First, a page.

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September 11, 1958


Appeal, No. 232, Oct. T., 1958, from decree of Court of Common Pleas No. 4 of Philadelphia County, March T., 1955, No. 2886, in case of Albright & Friel, Inc. v. School District of Philadelphia et al. Decree affirmed; reargument refused October 6, 1958.


Joseph W. Marshall, Jr., with him Sanford D. Beecher, and Duane, Morris & Heckscher, for appellant.

C. Brewster Rhoads, with him Harry C. Schaub, Richard E. McDevitt, and Edward B. Soken, for appellee.

Before Rhodes, P.j., Gunther, Wright, Woodside, Ervin, and Watkins, JJ. (hirt, J., absent).

Author: Gunther

[ 187 Pa. Super. Page 388]


Albright and Friel, Inc., a firm of consulting engineers, maintains its office in Philadelphia. The company renders some of its service in Philadelphia and some outside of Philadelphia.

It filed general tax returns with the School District of Philadelphia for the years 1953 and 1954 which were based on the receipts for the years of 1952 and 1953. The tax was paid on the receipts which were received from clients located within the School District of Philadelphia. The School Revenue Commissioner made a demand for additional tax for each of the two years on total receipts regardless of where earned.

Appellant asked for an injunction to restrain the collection of the additional tax. After answer filed the case was heard by Judge MORGAN DAVIS and an adjudication was rendered on March 28, 1957. Exceptions were dismissed and a final decree was entered on April 1, 1958. This appeal is from the final decree. We are called upon to determine whether all of the receipts, including services rendered outside the School District of Philadelphia but directed from appellant's only office in Philadelphia are taxable under the provisions of the Act of May 23, 1949, P.L. 1669.

The company is engaged in designing and supervising of construction of sewer systems, bridges, water

[ 187 Pa. Super. Page 389]

    works, and dams. All administrative and executive activities are performed in the Philadelphia office where about one-half of the company's employees are engaged on a full-time basis. The other half of the employees are engineer inspectors who work out of the Philadelphia office and report into the Philadelphia office several times a week. The activities of all employees including those engaged in field work, are directed from the Philadelphia office.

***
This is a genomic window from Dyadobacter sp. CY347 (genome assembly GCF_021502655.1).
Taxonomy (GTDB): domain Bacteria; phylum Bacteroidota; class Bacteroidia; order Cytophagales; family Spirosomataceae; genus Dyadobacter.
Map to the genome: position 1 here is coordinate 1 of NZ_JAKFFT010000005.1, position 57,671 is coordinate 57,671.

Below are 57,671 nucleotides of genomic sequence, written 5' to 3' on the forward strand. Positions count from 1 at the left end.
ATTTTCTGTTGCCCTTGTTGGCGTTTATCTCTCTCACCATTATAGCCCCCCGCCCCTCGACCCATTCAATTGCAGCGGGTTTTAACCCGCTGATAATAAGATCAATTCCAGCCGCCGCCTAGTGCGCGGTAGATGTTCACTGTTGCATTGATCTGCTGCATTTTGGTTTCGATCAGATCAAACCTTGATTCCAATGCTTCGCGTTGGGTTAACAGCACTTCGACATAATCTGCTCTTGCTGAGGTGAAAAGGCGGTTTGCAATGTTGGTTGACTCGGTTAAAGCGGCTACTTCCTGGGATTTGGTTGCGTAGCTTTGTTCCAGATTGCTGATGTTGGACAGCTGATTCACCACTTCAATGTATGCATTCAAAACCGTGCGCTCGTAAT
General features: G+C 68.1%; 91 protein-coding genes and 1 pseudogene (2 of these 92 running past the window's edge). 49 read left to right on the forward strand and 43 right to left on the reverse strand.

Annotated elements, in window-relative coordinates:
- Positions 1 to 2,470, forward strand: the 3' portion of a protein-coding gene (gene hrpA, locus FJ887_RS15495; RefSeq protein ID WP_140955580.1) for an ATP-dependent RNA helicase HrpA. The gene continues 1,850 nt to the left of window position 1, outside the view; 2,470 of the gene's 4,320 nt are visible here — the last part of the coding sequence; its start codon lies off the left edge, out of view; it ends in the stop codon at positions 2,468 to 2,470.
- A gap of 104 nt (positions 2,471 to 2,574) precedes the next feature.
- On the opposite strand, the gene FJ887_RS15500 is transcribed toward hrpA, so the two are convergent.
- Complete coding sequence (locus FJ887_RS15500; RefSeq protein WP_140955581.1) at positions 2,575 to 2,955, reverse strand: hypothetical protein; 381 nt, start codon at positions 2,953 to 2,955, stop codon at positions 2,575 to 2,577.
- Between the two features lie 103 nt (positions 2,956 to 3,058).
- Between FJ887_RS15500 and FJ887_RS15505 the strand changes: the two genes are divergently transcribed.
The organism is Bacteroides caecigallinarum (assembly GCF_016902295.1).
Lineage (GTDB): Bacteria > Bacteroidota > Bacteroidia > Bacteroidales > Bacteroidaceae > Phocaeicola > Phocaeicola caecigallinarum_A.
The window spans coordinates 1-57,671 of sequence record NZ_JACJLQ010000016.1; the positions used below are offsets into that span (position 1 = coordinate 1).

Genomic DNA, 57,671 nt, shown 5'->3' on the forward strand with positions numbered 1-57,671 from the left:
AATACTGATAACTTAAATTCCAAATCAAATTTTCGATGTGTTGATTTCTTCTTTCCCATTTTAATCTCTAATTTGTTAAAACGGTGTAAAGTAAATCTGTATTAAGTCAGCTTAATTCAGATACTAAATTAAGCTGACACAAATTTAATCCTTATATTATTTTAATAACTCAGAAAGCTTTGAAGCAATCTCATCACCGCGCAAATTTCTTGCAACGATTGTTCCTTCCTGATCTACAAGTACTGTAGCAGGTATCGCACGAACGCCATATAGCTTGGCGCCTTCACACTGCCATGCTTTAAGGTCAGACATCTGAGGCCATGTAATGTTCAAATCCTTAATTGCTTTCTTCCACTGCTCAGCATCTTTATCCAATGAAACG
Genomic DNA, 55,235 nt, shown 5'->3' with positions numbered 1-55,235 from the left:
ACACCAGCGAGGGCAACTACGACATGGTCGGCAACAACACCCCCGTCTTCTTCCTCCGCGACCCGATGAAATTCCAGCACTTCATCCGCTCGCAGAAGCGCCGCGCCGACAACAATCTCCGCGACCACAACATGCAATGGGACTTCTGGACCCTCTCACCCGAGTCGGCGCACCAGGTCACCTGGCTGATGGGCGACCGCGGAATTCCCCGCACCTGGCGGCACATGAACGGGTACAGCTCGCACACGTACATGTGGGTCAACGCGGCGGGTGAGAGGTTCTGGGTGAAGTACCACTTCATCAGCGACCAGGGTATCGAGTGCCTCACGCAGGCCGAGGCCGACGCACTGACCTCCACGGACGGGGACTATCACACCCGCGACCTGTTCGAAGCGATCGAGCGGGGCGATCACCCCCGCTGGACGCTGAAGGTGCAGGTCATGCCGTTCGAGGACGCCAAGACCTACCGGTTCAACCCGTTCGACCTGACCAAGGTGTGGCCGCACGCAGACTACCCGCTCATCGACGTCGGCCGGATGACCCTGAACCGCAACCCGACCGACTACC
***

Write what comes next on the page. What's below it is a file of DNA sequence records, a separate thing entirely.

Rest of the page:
Section 3 of the Act provides as follows:

"Every person engaged in any business in any school district of the first class shall pay an annual tax at the rate of one (1) mill on each dollar of the annual receipts thereof." There is no doubt that the company is engaged in a business or profession in Philadelphia within the meaning of the Act; the only issue is the question whether or not all of the receipts are taxable under the Act. Appellant contends that the only taxable receipts are receipts from business done within the district, and that the tax is a tax on transactions which occur within the district rather than a tax on the privilege of doing business in the district.

It is difficult to agree with this argument because the Act provides that the tax shall be paid on each dollar of the annual receipts and not on the transactions which occur within the district. The tax is on the privilege of doing business in the district and on the gross receipts of all persons engaged in business within the district. There are provisions in the Act which cover situations where companies have offices both within the district and outside, also to avoid problems involving the taxation of interstate commerce. Keystone Metal Company v. Pittsburgh, 374 Pa. 323, 97 A.2d 797.

[ 187 Pa. Super. Page 390]

Appellant also holds up the danger flag of double taxation; this, in our opinion, is farfetched. Appellant would not be subject to double taxation, for double taxation is the imposition of the same tax by the same taxing power upon the same subject matter; Commonwealth v. Harrisburg Light & Power Co., 284 Pa. 175, 130 A. 412. Federal cases which hold that different states may not impose double taxation are all immaterial to the case because in the instant case, interstate commerce is not involved and no burden of interstate commerce exists in the imposition of the gross receipts tax upon all of the appellant's gross receipts. All of the operations are either carried on, in or direct from its office in Philadelphia, and no permanent office is located elsewhere. All of the services performed outside of Philadelphia are directed from the Philadelphia office. None of the site work is done without direct supervision and approval of the Philadelphia office. All of the activities of Albright & Friel, Inc., are so closely managed by its Philadelphia office, that no services are performed in their entirety outside of Philadelphia.

Among other questions we have considered the matter of allocation raised by the taxpayer in this case. Appellant has not established that, for purposes of allocation, the services rendered by its office in Philadelphia were not the decisive factors upon which the gross receipts were based. The drawings, specifications, and preparations for the projects were performed in Philadelphia.

The record clearly discloses that all of the company's activities are directed from Philadelphia; and that no second tax was imposed by the same taxing authority.

It is quite logical to conclude that the legislature

[ 187 Pa. Super. Page 391]

    contemplated no other means of taxation except upon all of the receipts received by the appellant.


Decree of the lower court is affirmed.


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